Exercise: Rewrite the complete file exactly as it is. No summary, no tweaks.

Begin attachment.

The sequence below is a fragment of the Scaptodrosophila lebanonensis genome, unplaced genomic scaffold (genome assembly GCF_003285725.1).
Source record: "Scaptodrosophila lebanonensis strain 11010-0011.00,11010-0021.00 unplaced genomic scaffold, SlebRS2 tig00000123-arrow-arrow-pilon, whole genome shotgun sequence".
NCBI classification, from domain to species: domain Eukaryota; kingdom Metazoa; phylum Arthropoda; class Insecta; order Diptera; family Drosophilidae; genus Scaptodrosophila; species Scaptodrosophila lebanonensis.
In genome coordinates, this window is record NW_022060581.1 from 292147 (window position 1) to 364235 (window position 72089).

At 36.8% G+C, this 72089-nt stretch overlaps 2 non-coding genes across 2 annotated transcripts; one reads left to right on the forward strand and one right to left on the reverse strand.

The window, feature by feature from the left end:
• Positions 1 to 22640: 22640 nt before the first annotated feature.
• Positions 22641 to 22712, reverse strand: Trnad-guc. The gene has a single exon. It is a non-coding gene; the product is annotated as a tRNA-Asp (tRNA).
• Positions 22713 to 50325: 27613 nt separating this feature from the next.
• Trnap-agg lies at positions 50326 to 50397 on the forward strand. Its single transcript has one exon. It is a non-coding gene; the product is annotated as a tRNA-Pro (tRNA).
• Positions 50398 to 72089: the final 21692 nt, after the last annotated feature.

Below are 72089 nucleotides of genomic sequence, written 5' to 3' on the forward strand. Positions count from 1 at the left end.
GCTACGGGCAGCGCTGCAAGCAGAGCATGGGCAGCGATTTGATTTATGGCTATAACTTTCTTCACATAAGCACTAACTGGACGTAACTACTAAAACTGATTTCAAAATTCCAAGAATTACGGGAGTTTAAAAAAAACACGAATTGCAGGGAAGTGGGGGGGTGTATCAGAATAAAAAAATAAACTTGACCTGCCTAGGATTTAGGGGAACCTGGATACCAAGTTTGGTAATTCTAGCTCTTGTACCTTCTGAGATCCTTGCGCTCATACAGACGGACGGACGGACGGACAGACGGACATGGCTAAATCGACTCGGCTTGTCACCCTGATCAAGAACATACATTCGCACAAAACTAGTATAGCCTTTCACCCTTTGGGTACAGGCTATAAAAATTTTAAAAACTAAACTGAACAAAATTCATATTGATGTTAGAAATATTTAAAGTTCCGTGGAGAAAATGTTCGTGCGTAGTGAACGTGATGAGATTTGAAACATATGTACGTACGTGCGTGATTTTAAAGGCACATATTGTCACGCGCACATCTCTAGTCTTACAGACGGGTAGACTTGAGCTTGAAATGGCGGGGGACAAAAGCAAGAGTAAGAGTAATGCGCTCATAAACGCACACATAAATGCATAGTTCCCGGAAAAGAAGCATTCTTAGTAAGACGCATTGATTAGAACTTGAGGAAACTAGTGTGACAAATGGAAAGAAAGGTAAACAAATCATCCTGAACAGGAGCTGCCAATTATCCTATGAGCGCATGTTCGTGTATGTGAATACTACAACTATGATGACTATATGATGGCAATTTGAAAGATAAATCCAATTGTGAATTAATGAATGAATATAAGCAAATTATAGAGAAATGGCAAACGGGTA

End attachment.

The sequence below is a fragment of the Scaptodrosophila lebanonensis genome, unplaced genomic scaffold (genome assembly GCF_003285725.1).
Source record: "Scaptodrosophila lebanonensis strain 11010-0011.00,11010-0021.00 unplaced genomic scaffold, SlebRS2 tig00000123-arrow-arrow-pilon, whole genome shotgun sequence".
NCBI classification, from domain to species: domain Eukaryota; kingdom Metazoa; phylum Arthropoda; class Insecta; order Diptera; family Drosophilidae; genus Scaptodrosophila; species Scaptodrosophila lebanonensis.
In genome coordinates, this window is record NW_022060581.1 from 292147 (window position 1) to 364235 (window position 72089).

At 36.8% G+C, this 72089-nt stretch overlaps 2 non-coding genes across 2 annotated transcripts; one reads left to right on the forward strand and one right to left on the reverse strand.

The window, feature by feature from the left end:
• Positions 1 to 22640: 22640 nt before the first annotated feature.
• Positions 22641 to 22712, reverse strand: Trnad-guc. The gene has a single exon. It is a non-coding gene; the product is annotated as a tRNA-Asp (tRNA).
• Positions 22713 to 50325: 27613 nt separating this feature from the next.
• Trnap-agg lies at positions 50326 to 50397 on the forward strand. Its single transcript has one exon. It is a non-coding gene; the product is annotated as a tRNA-Pro (tRNA).
• Positions 50398 to 72089: the final 21692 nt, after the last annotated feature.

Below are 72089 nucleotides of genomic sequence, written 5' to 3' on the forward strand. Positions count from 1 at the left end.
GCTACGGGCAGCGCTGCAAGCAGAGCATGGGCAGCGATTTGATTTATGGCTATAACTTTCTTCACATAAGCACTAACTGGACGTAACTACTAAAACTGATTTCAAAATTCCAAGAATTACGGGAGTTTAAAAAAAACACGAATTGCAGGGAAGTGGGGGGGTGTATCAGAATAAAAAAATAAACTTGACCTGCCTAGGATTTAGGGGAACCTGGATACCAAGTTTGGTAATTCTAGCTCTTGTACCTTCTGAGATCCTTGCGCTCATACAGACGGACGGACGGACGGACAGACGGACATGGCTAAATCGACTCGGCTTGTCACCCTGATCAAGAACATACATTCGCACAAAACTAGTATAGCCTTTCACCCTTTGGGTACAGGCTATAAAAATTTTAAAAACTAAACTGAACAAAATTCATATTGATGTTAGAAATATTTAAAGTTCCGTGGAGAAAATGTTCGTGCGTAGTGAACGTGATGAGATTTGAAACATATGTACGTACGTGCGTGATTTTAAAGGCACATATTGTCACGCGCACATCTCTAGTCTTACAGACGGGTAGACTTGAGCTTGAAATGGCGGGGGACAAAAGCAAGAGTAAGAGTAATGCGCTCATAAACGCACACATAAATGCATAGTTCCCGGAAAAGAAGCATTCTTAGTAAGACGCATTGATTAGAACTTGAGGAAACTAGTGTGACAAATGGAAAGAAAGGTAAACAAATCATCCTGAACAGGAGCTGCCAATTATCCTATGAGCGCATGTTCGTGTATGTGAATACTACAACTATGATGACTATATGATGGCAATTTGAAAGATAAATCCAATTGTGAATTAATGAATGAATATAAGCAAATTATAGAGAAATGGCAAACGGGTA